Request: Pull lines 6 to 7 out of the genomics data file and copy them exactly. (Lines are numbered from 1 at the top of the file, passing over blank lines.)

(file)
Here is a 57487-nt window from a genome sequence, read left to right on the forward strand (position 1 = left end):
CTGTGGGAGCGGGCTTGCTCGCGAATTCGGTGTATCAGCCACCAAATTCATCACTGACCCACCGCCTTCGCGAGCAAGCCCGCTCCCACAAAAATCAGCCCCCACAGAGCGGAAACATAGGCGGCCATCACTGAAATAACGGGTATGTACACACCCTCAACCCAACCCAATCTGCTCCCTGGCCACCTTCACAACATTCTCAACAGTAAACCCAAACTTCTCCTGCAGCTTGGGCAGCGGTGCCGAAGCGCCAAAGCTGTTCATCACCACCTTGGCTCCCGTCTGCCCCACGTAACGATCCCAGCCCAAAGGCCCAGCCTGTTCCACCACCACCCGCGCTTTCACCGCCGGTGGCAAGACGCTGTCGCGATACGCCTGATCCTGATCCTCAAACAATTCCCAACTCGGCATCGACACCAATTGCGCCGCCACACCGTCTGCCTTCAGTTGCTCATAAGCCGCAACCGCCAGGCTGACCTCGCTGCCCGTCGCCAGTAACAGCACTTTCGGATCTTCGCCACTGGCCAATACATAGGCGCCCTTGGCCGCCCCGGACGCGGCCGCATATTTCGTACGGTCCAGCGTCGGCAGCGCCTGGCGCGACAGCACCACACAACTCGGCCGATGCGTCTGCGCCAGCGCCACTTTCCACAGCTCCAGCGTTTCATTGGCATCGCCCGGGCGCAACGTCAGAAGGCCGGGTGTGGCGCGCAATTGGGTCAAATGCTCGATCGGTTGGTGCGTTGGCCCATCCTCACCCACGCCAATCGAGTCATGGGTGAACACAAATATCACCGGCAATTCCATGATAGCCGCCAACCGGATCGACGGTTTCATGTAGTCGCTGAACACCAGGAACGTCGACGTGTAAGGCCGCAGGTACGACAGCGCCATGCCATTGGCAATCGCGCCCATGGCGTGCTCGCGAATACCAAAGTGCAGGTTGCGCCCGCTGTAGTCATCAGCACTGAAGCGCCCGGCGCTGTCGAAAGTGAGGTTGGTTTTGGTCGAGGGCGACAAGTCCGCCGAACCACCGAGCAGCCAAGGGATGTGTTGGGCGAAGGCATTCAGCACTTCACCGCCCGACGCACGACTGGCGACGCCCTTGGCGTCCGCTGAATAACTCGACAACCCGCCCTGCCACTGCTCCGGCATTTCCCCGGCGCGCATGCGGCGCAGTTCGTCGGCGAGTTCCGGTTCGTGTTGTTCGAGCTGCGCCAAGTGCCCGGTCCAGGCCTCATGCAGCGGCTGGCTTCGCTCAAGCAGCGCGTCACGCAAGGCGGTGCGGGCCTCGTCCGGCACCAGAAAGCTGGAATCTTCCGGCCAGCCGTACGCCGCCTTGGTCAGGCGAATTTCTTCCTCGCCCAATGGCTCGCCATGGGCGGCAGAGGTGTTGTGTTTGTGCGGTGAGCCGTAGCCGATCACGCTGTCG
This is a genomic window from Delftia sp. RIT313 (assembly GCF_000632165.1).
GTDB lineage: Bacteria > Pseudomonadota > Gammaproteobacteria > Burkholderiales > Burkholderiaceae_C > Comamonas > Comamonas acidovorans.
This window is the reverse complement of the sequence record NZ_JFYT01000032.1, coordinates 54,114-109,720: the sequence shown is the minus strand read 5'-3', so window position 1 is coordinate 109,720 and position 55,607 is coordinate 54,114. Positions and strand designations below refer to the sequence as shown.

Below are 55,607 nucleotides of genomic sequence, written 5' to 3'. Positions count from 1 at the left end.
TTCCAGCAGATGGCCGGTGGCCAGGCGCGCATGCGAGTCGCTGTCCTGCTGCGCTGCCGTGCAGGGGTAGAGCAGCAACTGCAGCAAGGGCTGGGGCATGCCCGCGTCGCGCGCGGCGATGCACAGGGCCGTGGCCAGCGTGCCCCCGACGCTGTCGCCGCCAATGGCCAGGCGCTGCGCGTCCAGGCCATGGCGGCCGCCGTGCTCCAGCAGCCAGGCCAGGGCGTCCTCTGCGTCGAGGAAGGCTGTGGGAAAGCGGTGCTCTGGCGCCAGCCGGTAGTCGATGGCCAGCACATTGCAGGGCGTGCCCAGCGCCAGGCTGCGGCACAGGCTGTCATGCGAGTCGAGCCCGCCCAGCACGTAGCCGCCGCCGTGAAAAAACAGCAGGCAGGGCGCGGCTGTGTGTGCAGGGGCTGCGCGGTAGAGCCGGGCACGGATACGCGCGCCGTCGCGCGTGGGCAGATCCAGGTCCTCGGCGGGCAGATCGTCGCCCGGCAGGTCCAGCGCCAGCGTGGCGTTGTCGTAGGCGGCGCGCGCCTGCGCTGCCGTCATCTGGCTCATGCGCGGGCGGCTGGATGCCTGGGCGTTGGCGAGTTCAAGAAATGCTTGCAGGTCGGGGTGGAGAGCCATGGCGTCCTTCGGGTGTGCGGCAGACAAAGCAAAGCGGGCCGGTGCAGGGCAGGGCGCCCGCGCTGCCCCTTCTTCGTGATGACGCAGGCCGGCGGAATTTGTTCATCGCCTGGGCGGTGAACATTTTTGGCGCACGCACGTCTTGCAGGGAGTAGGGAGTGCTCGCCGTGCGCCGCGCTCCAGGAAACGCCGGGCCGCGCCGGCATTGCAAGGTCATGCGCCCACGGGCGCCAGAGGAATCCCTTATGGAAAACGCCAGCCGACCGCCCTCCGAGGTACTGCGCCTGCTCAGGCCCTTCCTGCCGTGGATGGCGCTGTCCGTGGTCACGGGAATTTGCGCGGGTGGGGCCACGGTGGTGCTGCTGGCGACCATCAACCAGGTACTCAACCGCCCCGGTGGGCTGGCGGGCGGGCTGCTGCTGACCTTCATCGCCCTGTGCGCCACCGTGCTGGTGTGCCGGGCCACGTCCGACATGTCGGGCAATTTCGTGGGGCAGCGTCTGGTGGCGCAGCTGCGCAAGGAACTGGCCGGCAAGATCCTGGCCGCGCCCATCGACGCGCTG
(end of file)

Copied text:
Below are 55,607 nucleotides of genomic sequence, written 5' to 3'. Positions count from 1 at the left end.
TTCCAGCAGATGGCCGGTGGCCAGGCGCGCATGCGAGTCGCTGTCCTGCTGCGCTGCCGTGCAGGGGTAGAGCAGCAACTGCAGCAAGGGCTGGGGCATGCCCGCGTCGCGCGCGGCGATGCACAGGGCCGTGGCCAGCGTGCCCCCGACGCTGTCGCCGCCAATGGCCAGGCGCTGCGCGTCCAGGCCATGGCGGCCGCCGTGCTCCAGCAGCCAGGCCAGGGCGTCCTCTGCGTCGAGGAAGGCTGTGGGAAAGCGGTGCTCTGGCGCCAGCCGGTAGTCGATGGCCAGCACATTGCAGGGCGTGCCCAGCGCCAGGCTGCGGCACAGGCTGTCATGCGAGTCGAGCCCGCCCAGCACGTAGCCGCCGCCGTGAAAAAACAGCAGGCAGGGCGCGGCTGTGTGTGCAGGGGCTGCGCGGTAGAGCCGGGCACGGATACGCGCGCCGTCGCGCGTGGGCAGATCCAGGTCCTCGGCGGGCAGATCGTCGCCCGGCAGGTCCAGCGCCAGCGTGGCGTTGTCGTAGGCGGCGCGCGCCTGCGCTGCCGTCATCTGGCTCATGCGCGGGCGGCTGGATGCCTGGGCGTTGGCGAGTTCAAGAAATGCTTGCAGGTCGGGGTGGAGAGCCATGGCGTCCTTCGGGTGTGCGGCAGACAAAGCAAAGCGGGCCGGTGCAGGGCAGGGCGCCCGCGCTGCCCCTTCTTCGTGATGACGCAGGCCGGCGGAATTTGTTCATCGCCTGGGCGGTGAACATTTTTGGCGCACGCACGTCTTGCAGGGAGTAGGGAGTGCTCGCCGTGCGCCGCGCTCCAGGAAACGCCGGGCCGCGCCGGCATTGCAAGGTCATGCGCCCACGGGCGCCAGAGGAATCCCTTATGGAAAACGCCAGCCGACCGCCCTCCGAGGTACTGCGCCTGCTCAGGCCCTTCCTGCCGTGGATGGCGCTGTCCGTGGTCACGGGAATTTGCGCGGGTGGGGCCACGGTGGTGCTGCTGGCGACCATCAACCAGGTACTCAACCGCCCCGGTGGGCTGGCGGGCGGGCTGCTGCTGACCTTCATCGCCCTGTGCGCCACCGTGCTGGTGTGCCGGGCCACGTCCGACATGTCGGGCAATTTCGTGGGGCAGCGTCTGGTGGCGCAGCTGCGCAAGGAACTGGCCGGCAAGATCCTGGCCGCGCCCATCGACGCGCTG